Some persistent users may adapt, but the point of all the negative discourse on win(H)8 [© 2012] is that users would rather revert than switch … AND the negativity is evidence that MSFT has no understanding of users, the marketplace or the industry. The negative response also indicates that while portable faux computers (I don’t use “tablets” because those are yellow sheets with blue lines bound together) are a fad now, true seasoned users still prefer PCs. Manufactures, however, would rather sell the nothing portable units at inflated prices–resist. Finally, who needs another winOS? XP is wonderful, but limited; so win7 running virtual XP is a good alternative. MSFT creates these new unneeded OS versions to pocket a few billion more dollars; nothing of value is really added–except code bloat to their new OSs. Many of MSFT’s basic assumptions prevent winOS from ever evolving beyond XP.

    From a technology perspective, those next-to-nothing pocket computers are EPA brown site disasters waiting to happen. Wrongful disposal of dead units may be criminal in some jurisdictions… Get a Nook wet and it is dead meat; get real book wet and the result is a few wrinkled pages.

    I’ll take those large heavy bulky albatross (repairable) desktops every day of the week and twice on weekends. (Eventually we’ll all be building our own–keep those old software disks… PC manufactures are apparently clueless.)
    ~Doktor Thomas™

  6. Rob (Down Under)

    @michel:
    I would be the last person that feels governments should interfere with business.
    However MS is different for a few VERY IMPORTANT reasons –
    1) Their OS (Mainly XP) is a necessity for most businesses.
    2) Businesses have been suffering greatly due to the loss of jobs to overseas.
    c) Businesses should not be forced to replace Software, in those hard times.
    d) MS has forced businesses to replace software, by their arrogant money grabbing tactics.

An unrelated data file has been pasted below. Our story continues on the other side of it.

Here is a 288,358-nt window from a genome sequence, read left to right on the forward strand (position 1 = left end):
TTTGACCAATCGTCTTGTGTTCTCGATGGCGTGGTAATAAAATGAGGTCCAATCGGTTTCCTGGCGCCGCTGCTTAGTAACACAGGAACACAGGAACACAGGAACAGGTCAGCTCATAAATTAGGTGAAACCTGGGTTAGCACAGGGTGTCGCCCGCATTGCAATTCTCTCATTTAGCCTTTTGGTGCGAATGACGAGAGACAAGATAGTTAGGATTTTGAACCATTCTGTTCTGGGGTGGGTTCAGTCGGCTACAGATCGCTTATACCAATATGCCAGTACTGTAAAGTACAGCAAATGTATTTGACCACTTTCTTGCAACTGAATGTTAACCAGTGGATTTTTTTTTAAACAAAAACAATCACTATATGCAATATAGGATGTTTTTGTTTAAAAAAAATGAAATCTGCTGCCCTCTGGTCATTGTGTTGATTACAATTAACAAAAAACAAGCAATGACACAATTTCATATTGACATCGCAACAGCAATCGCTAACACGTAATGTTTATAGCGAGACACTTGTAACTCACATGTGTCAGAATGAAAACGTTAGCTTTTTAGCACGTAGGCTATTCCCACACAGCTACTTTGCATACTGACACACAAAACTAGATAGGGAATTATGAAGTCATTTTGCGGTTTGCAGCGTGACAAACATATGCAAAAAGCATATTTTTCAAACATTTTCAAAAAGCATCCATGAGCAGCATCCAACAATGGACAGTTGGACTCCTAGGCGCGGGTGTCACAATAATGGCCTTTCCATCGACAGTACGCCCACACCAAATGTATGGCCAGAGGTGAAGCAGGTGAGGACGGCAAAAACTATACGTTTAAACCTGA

Yup that is one business that governments should have been interfering with.

    Rob
    PS Businesses not only have the cost of replacing software but they have increased ‘training’ / learning costs and downtime (lost time) getting up to speed with the new software. It is unacceptable that MS was allowed to get away with forcing those costs on to struggling businesses.

  7. Oxygun

    If PC manufacturers wanted to, they could force M$ to do something to fix the situation: offer downgrades to Win 7 or (the obvious) give Win 8.5 the gift of a choice of UI’s ASAP & let the user decide.

    Such could still happen and probably will if things continue as they have. M$ is stubborn but they aren’t stupid.

  8. Jim Carter

    In order to get the full Windows 8 experience, the only viable option at this point is an All-In-One PC. It should comply with Microsoft hardware standards (5 point touch) for AIO devices. Standalone touchscreen monitors are currently overpriced and small. I’d also advise ONLY applications that are designed for Windows 8. Manufacturers are playing catch up, so be patient.

  9. Harry44Callahan

    Might be OK for a tablet where you have little use for a key board and have to hold with one hand while you poke with the other. But why would anyone want to reach way out to touch their screen on a laptop or desktop, when the obvious and immediate controls are at their fingertips? Isn’t this another example of technology that slows productivity, in the name of marketing something new and unique?

  10. Henfracar

    Any thing, OS or otherwise, which requires to be ‘patched’ almost before it is sold to the public is very obviously flawed, incomplete, or both, and should have been recalled or banned. Is it any surprise, therefore why Win8 is catching its arse to take off?

  11. vandamme

    One of these days, some manufacturer will grow the cojones to sell a PC without the Windows tax. Sell your Microsoft stock before that happens.
    Samsung could do that. Make a bigger tablet with a fold-out keyboard, more connectors…. big enough to sit on a lap…

  12. Rob (Down Under)

    I’ll tell you what the Acer President should do.
    Tell MS to F… off, if they ever again forbid PC manufacturers from offering customers the choice to install an earlier version of Windows.
    And if I were the President of the US (or ‘Europe’) MS would wonder what the H… hit them.